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Bronze Jumper

Eris militaris male

Eris militaris male

(Eris militaris)

This spider is found throughout most of the continental United States and Canada. Only a handful of Salticids have such an extensive geographical range (two of those species, Phidippus audax and Salticus scenicus, are also included in this publication).

Description
The males have a dark cephalothorax with white bands along the sides. The chelicerae are relatively long and extend forward from the front. The abdomen is lighter in color than the cephalothorax and it too has white bands that run laterally. Females have a lighter cephalothorax than the males and a slightly darker abdomen, but they do not have the lateral white bands. The abdomen has a short white band near the cephalothorax and a series of elongated dorsal white spots. Females are 6 to 8 millimeters long, while males are 4.7 to 6.7 millimeters.

Life History/Behavior
Eris militaris is a jumping spider that can be seen around many homes and in fields and woods, though it is often overlooked due to its small size and bronze-brown color. Found in both rural and suburban locations, it is most often seen in the fall crawling on the exterior or interior of buildings. Bronze jumpers will sometimes aggregate in the fall to overwinter under the bark of dead trees.

Medical Importance
As with other jumping spiders, this species is not medically important. (Note: The author has personal experience in this regard. While attempting to get the spider to look at the camera by using his index finger to get the spider’s attention, the male pounced upon the fingertip, bit it, and hopped off. The pain was immediate and surprisingly distracting. After only 15 seconds the pain was gone and no other symptoms developed.)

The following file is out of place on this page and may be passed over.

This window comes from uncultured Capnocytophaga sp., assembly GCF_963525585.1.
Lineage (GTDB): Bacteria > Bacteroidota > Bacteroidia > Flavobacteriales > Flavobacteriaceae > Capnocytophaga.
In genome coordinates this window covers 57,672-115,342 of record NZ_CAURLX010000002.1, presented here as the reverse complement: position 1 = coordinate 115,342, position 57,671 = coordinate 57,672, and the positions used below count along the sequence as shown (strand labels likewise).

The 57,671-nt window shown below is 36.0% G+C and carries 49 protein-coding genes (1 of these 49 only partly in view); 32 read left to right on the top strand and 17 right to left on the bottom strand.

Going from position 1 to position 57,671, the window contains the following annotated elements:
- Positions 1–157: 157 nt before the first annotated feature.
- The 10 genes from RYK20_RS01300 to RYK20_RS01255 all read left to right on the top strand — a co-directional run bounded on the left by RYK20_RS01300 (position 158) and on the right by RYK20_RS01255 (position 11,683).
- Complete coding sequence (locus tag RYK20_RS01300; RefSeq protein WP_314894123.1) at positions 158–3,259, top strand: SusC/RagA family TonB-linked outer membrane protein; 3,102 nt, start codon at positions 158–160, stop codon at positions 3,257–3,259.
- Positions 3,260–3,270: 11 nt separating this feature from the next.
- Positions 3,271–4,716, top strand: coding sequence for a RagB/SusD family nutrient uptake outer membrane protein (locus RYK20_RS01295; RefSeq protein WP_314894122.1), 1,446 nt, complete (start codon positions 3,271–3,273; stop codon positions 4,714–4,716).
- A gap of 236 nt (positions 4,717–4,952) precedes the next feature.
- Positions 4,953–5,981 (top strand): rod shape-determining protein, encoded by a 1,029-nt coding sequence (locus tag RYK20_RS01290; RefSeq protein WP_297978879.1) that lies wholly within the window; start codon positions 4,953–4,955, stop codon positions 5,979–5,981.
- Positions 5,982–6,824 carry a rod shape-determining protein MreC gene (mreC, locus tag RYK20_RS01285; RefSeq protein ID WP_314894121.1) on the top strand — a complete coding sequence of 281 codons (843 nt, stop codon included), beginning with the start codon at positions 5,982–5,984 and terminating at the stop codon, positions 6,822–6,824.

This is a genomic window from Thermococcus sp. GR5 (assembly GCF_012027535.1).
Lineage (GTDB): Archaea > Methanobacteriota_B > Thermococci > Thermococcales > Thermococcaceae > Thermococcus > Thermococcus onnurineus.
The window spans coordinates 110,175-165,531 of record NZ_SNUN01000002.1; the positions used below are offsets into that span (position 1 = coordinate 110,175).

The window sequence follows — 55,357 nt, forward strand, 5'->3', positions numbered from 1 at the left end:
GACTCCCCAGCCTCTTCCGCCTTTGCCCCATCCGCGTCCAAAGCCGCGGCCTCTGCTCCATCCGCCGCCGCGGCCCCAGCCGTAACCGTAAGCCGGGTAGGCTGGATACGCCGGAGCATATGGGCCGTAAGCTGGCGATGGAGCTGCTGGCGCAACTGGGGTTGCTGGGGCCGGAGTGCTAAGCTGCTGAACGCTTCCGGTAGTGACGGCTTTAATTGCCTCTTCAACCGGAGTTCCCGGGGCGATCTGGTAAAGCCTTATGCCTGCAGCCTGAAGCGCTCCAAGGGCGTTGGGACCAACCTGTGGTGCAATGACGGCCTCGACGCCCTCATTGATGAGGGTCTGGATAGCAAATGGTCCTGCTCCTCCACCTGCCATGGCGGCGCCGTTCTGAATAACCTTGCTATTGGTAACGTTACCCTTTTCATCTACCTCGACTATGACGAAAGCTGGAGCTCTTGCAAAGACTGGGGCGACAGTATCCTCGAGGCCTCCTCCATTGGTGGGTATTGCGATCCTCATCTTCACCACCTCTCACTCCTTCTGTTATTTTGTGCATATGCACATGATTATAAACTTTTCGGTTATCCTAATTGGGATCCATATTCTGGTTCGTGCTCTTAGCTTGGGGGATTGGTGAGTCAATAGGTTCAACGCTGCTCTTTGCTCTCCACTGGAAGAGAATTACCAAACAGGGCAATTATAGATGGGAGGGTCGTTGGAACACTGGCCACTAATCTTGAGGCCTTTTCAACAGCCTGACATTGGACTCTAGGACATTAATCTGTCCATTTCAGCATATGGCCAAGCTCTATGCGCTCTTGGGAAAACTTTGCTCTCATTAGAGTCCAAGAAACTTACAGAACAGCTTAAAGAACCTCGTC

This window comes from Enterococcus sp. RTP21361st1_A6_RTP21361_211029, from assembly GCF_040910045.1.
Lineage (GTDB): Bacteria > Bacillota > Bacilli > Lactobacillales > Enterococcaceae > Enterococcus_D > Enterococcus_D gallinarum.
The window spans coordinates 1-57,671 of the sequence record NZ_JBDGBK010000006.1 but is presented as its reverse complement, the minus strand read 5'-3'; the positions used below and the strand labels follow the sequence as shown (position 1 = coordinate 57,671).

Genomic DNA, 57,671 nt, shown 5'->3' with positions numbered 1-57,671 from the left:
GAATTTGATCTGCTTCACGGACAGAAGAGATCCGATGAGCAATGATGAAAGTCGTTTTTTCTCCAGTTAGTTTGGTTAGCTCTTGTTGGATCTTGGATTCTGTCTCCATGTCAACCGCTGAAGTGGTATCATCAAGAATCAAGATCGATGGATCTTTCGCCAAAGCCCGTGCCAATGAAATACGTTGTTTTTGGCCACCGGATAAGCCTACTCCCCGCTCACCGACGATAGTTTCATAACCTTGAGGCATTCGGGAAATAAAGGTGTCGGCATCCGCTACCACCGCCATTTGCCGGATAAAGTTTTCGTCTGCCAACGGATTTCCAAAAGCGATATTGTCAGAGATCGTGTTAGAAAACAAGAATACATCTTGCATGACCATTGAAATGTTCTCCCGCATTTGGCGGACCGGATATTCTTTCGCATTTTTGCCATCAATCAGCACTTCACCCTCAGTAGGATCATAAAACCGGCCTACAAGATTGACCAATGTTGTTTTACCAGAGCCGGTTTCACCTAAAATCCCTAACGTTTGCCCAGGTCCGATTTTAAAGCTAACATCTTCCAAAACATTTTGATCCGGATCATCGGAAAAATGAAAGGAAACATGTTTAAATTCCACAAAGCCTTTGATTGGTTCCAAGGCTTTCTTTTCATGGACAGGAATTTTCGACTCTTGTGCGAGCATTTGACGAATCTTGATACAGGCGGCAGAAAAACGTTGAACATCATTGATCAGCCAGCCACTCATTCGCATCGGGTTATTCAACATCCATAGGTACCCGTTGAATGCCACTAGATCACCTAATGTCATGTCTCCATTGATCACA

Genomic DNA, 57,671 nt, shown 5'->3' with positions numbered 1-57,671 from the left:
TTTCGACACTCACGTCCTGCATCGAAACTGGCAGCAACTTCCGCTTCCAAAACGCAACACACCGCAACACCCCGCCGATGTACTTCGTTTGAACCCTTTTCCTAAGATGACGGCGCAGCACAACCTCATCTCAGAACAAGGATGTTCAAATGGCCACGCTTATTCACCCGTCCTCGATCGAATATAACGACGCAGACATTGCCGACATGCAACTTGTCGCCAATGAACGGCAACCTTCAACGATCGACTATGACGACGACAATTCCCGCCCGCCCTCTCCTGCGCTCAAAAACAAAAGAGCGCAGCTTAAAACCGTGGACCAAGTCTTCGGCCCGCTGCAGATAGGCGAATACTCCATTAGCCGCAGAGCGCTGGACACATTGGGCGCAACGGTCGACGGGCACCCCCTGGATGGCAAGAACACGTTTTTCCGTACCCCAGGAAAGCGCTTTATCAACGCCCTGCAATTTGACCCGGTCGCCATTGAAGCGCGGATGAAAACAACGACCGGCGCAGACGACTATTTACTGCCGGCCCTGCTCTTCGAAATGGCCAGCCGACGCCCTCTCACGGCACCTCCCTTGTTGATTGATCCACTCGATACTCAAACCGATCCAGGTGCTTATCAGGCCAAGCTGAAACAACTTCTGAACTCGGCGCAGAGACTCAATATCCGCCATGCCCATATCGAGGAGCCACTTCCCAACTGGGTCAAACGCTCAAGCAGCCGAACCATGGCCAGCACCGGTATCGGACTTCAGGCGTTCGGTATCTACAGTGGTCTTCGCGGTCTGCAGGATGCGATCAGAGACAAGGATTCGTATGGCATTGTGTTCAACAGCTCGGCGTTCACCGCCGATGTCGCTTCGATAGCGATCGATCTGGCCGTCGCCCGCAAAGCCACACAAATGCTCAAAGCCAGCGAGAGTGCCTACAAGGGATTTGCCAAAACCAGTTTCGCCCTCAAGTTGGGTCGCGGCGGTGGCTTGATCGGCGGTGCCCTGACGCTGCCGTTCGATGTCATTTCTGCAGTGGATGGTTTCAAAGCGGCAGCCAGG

Authored by: Steve Jacobs, Sr. Extension Associate
February 2015

References
Baerg, W. J. 1936. The Black Widow. Ark. Agr. Expt. Sta. Bul. 325. 34 pp.

Baerg, W. J. 1959. The Black Widow and Five Other Venomous Spiders in the United States. Ark. Agr. Expt. Sta. Bul. 608. 43 pp.

Bradley, R. A. 2013. Common Spiders of North America. University of California Press. 271 pp.

Breene, R. G., et al. 2003. Common Names of Arachnids. 5th ed. The American Arachnological Society Committee on Common Names of Arachnids. 42 pp.

Gertsch, W. J., and F. Ennik. 1983. “The spider genus Loxosceles in North America, Central America, and the West Indies (Araneae, Loxoscelidae).” Bul Amer Mus. Nat. Hist. 175: 24–360.

Herms, W. B., and M. T. James. 1961. Medical Entomology. 5th ed. The MacMillan Company, New York. 616 pp.

Howell, W. M., and R. L. Jenkins. 2004. Spiders of the Eastern United States: A Photographic Guide. Pearson Education. 363 pp.

Isbister, G. K., and M. R. Gray. 2003. “Effects of envenoming by combfooted spiders of the genera Steatoda and Achaearanea (Family Theridiidae: Araneae) in Australia.” J. Toxicol. Clin. Toxicol. 41: 809–819.

Kaston, B. J. 1948. “Spiders of Connecticut.” Conn. State Geol. Nat. Hist. Survey. Bull. 70. 874 pp.

Kaston, B. J. 1972. How to Know the Spiders. 3rd ed. Wm. C. Brown Company, Dubuque, Iowa. 272 pp.

Levi, H. W. 1959. “The Spider Genus Latrodectus (Araneae, Theridiidae).” Trans. Amer. Microscopical Soc. 78(1): 7–43.

Long, D., R. Snetsinger, and K. F. Helm. 1995. “Localized Pruritic Rash Due to Recurrent Spider Bites.” J. Geriatr. Dermatol. 3(6): 186–190.

McKeown, N., R. S. Vetter, and R. G. Hendrickson. 2014. “Verified spider bites in Oregon (USA) with the intent to assess hobo spider venom toxicity.” Toxicon 84: 51–55.

Ubick, D., P. Paquin, P. E. Cushing, and V. Roth, eds. 2005. Spiders of North America: An Identification Manual. American Arachnological Society. 377 pp.

Vetter, R. S., and P. Kirk Visscher. 1998. “Bites and Stings of Medically Important Venomous Arthropods.” International. J. Derm. 37: 481–496.

Vetter, R. S., et al. 2006. “Verified Bites By Yellow Sac Spiders (Genus Cheiracanthium) in the United States and Australia: Where Is the Necrosis?” Amer. J. Trop. Med. Hyg. 74(6): 1,043–1,048.

Vetter, R. S., and G.K. Isbister. 2008. “Medical aspects of spider bites.” Annu. Rev. Entomol. 53: 409–429.

 

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